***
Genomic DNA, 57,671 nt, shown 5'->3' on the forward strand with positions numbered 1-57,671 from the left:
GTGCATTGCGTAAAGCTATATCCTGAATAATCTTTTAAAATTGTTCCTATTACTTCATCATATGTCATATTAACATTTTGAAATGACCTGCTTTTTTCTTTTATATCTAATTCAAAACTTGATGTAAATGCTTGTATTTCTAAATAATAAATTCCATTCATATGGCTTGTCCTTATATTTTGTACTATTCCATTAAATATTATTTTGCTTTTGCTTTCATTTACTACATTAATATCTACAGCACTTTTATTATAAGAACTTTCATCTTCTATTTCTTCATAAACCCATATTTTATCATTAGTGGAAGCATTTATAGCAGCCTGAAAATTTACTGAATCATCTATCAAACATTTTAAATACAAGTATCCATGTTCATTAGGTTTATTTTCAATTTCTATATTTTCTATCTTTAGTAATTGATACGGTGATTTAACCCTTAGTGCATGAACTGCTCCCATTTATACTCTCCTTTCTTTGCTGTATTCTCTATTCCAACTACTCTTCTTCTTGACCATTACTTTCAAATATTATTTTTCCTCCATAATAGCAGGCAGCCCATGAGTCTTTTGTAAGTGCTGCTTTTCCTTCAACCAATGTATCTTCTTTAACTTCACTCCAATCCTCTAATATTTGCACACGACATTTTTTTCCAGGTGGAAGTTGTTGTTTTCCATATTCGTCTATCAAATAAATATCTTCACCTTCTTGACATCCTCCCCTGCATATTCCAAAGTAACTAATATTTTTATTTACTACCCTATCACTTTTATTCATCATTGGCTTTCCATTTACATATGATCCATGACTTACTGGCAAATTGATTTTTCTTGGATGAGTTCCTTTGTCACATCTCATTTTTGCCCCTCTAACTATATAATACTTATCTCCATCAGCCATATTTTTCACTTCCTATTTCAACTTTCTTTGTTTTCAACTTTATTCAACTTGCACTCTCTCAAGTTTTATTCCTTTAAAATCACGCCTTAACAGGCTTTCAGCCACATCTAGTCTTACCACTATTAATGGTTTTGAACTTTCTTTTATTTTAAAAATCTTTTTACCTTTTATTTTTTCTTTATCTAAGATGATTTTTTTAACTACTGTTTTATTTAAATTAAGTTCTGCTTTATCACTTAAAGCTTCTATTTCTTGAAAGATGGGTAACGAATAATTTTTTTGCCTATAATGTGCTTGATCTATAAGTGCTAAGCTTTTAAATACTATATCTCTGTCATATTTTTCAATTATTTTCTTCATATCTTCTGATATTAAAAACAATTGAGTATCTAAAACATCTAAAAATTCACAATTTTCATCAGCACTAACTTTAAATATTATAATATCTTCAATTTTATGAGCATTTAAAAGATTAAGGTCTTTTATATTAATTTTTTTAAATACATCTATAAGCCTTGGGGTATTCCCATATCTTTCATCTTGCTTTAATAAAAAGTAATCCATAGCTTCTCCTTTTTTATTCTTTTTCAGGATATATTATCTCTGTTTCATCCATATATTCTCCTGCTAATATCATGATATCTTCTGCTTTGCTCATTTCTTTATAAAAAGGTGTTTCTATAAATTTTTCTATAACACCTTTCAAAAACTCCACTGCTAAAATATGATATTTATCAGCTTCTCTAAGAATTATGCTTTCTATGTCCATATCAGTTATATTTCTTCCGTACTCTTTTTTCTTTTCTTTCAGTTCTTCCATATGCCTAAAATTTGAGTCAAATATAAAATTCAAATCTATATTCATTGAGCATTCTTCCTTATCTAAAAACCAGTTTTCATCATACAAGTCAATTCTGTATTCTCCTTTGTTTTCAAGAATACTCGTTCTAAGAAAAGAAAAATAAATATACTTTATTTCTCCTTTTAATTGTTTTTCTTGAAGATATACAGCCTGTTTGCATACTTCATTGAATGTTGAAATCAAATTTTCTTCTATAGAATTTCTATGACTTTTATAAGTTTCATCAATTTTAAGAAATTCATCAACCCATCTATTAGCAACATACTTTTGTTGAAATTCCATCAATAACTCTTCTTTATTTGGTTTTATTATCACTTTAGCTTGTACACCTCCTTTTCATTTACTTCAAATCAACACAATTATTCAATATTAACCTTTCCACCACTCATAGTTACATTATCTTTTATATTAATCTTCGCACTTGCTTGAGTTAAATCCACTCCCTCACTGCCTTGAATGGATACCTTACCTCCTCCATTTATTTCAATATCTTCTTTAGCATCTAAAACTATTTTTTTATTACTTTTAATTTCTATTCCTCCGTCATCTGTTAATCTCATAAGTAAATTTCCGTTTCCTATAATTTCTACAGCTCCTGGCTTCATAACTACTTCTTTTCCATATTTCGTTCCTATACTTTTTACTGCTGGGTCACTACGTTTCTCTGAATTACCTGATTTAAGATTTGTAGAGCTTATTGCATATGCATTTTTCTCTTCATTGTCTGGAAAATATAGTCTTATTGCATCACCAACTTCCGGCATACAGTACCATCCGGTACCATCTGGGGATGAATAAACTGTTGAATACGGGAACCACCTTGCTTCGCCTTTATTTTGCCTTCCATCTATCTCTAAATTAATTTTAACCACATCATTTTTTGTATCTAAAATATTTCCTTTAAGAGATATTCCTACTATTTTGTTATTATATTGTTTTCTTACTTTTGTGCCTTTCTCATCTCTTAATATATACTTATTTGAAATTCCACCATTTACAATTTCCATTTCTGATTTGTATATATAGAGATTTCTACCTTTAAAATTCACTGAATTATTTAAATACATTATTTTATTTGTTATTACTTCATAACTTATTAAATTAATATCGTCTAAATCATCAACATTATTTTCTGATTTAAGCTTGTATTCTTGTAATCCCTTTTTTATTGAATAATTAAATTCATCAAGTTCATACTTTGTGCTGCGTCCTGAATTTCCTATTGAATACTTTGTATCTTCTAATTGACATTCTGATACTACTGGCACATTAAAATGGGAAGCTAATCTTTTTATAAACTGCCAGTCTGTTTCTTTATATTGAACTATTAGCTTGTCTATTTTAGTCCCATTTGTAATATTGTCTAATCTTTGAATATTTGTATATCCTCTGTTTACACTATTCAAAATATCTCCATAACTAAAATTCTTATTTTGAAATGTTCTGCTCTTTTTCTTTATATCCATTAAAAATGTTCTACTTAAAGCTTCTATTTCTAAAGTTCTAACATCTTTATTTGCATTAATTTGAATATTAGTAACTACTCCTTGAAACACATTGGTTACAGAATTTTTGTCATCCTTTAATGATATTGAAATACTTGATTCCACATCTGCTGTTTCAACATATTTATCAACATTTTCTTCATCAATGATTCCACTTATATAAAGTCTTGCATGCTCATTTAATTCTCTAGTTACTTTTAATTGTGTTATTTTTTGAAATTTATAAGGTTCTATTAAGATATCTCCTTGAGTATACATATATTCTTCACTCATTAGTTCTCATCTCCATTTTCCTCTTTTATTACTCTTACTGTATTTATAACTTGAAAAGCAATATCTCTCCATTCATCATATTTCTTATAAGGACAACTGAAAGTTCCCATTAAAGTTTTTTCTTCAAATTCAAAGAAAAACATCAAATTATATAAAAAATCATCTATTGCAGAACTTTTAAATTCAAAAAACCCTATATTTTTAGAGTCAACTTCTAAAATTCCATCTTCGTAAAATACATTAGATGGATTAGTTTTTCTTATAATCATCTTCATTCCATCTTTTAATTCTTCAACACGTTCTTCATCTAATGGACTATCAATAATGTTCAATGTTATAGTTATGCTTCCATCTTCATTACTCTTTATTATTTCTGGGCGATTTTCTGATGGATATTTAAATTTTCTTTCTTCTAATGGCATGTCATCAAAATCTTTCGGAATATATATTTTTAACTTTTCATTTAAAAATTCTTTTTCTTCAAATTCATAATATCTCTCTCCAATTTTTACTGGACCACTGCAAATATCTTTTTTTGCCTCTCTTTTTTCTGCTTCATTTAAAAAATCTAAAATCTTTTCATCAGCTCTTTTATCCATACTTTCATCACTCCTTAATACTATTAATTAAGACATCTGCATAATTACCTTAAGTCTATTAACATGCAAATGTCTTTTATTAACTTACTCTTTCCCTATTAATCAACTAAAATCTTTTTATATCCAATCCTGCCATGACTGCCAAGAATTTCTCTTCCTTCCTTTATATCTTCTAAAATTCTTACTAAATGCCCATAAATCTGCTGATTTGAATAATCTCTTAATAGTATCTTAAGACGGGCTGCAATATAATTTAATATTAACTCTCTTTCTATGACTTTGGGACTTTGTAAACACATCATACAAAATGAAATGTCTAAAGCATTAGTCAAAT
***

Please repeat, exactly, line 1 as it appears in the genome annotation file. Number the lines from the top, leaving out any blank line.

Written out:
Genomic DNA, 57,671 nt, shown 5'->3' on the forward strand with positions numbered 1-57,671 from the left: